Friday, August 21, 2015

Engraved On The Eye - Saladin Ahmed

Engraved on the Eye is a collection of short fiction by Saladin Ahmed. There’s a couple of stories set in the same world as his novel (Throne of the Crescent Moon). However, there’s also several pieces set outside of that world, covering a broad span of locales and ideas.

The first story in the collection, ‘Where Virtue Lives’ is set prior to the opening of Throne of the Crescent Moon, and sets out how the protagonists of that tale first met. Looking at the world from both characters perspectives, the narrative accentuates the differences between them very well. The old, cynical Doctor-and-Demon-Hunter stands as a stark contrast to the sword wielding, morally certain dervish. The clashes between their worldviews are evident in this short piece, and in fact it’s the author’s portrayal of these quiet conflicts that makes the text so strong. That said, the conclusion of the tale also indicates to us why the two of them are working together later in their narrative strand – whilst the conflicts between them are many and varied, Ahmed shows us that as a gestalt, the two are stronger than the sum of their parts – performing together what neither could do alone, and being greater thereby. It’s an interesting tale, and has a few things to say about comparative morality – but it’s also a solid adventure story.

Next, there’s ‘The Hooves and Hovel of Abdel Jamela’, an exploration of how a court physician, exiled to a distant village, deals with a rather unusual request for aid. Ahmed evokes an intriguing world here, one where the supernatural is at the margins, feeling out of sight, but perhaps not out of mind. The stumbling physician is brought to life by a passion expertly portrayed, and a duty which is never explicitly stated, but lives in the actions of the narrative. The narrative has an element of whimsy to it, a feeling of quiet truth which was a joy to read.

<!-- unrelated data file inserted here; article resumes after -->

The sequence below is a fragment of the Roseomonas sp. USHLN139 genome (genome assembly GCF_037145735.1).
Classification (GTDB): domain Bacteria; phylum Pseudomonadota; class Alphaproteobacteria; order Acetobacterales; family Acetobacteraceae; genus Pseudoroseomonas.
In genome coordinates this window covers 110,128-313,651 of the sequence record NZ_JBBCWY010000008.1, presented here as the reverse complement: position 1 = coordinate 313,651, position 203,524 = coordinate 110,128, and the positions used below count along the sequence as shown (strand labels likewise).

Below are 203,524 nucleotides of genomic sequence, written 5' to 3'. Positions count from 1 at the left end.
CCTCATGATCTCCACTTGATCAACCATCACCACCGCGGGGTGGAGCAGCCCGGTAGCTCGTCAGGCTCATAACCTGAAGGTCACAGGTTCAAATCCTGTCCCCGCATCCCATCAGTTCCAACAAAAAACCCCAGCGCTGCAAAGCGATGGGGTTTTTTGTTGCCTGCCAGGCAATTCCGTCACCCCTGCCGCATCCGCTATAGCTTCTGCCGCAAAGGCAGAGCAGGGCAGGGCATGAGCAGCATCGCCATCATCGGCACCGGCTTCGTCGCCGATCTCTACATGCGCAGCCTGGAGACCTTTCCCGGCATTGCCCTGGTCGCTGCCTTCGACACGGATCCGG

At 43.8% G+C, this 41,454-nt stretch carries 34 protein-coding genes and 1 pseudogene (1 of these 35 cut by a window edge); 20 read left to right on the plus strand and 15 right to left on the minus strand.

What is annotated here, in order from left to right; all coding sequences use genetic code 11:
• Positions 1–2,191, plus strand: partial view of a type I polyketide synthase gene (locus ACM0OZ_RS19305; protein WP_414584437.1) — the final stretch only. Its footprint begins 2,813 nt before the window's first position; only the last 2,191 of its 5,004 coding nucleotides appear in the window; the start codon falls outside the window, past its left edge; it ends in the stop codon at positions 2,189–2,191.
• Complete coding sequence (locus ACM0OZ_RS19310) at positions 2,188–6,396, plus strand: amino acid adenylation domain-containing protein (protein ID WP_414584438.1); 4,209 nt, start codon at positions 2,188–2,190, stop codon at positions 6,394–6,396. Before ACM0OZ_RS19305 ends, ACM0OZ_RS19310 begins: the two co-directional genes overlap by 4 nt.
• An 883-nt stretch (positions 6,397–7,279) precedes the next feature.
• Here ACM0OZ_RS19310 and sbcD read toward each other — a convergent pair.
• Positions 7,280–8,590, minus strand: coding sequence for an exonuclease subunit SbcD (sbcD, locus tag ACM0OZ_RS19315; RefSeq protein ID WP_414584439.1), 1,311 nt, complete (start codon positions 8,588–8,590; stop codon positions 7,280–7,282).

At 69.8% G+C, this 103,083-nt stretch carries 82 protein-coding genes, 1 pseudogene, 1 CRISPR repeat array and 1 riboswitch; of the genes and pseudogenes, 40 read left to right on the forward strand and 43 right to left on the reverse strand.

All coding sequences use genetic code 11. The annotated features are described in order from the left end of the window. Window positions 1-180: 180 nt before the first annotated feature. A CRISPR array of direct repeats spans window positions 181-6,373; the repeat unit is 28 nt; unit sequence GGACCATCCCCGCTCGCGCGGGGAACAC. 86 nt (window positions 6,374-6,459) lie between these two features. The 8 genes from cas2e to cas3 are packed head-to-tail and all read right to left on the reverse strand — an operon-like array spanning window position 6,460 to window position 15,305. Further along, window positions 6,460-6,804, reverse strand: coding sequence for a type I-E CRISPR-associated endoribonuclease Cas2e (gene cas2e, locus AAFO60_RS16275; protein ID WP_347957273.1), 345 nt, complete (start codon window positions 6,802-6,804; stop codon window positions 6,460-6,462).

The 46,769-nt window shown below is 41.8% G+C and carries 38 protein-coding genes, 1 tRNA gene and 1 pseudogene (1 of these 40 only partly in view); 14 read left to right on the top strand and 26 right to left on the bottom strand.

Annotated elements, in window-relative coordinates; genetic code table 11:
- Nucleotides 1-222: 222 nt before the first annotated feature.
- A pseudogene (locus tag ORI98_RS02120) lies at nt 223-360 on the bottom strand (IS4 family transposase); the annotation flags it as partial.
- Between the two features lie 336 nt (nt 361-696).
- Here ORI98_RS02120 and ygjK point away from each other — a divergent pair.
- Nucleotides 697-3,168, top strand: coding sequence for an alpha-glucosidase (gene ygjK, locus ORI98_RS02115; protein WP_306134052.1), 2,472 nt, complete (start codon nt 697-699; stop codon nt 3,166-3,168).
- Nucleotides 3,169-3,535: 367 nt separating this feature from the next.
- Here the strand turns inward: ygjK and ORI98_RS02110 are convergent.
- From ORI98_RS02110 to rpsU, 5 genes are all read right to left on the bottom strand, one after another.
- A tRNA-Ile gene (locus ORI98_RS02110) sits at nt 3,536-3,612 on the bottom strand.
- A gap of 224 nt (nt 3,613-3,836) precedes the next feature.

‘Judgement of Swords and Souls’ takes us back into the world of ‘Throne of the Crescent Moon’. And into the environment of the dervishes – sword wielding fanatics with incredible focus. Ahmed gives us a focus in Layla bas Layla, a rare female recruit to the dervishes, and one of their best. She has to deal with aligning her personal moral code to what exists in the dervish institutions, and Ahmed does an excellent job of portraying her troubled state of mine whilst trying to do so. There’s also more than a few swordfights, evidence that the author can sit fast-paced action alongside exploration of a personal dilemma. The fusion of these two elements works perfectly, and makes for a compelling story – by the end, I definitely wanted to hear more of the protagonists’ adventures.

‘Doctor Diablo Goes Through The Motions’ is a piece which works on several levels. On the one hand, it’s taken from the viewpoint of a supervillain. He’s weary, cynical, and his internal monologue is both derisive and scathingly, hilariously, sarcastic about his fellow travellers in villainy. It’s a pleasure to read this view, and it certainly made me chuckle. But underneath this, there’s the character’s plan to reform prisons, an examination of how prejudice places people into a system from which there’s no escape – and the opportunity for a nuanced discussion arises out of the short prose, giving it an intriguing layer of nuance.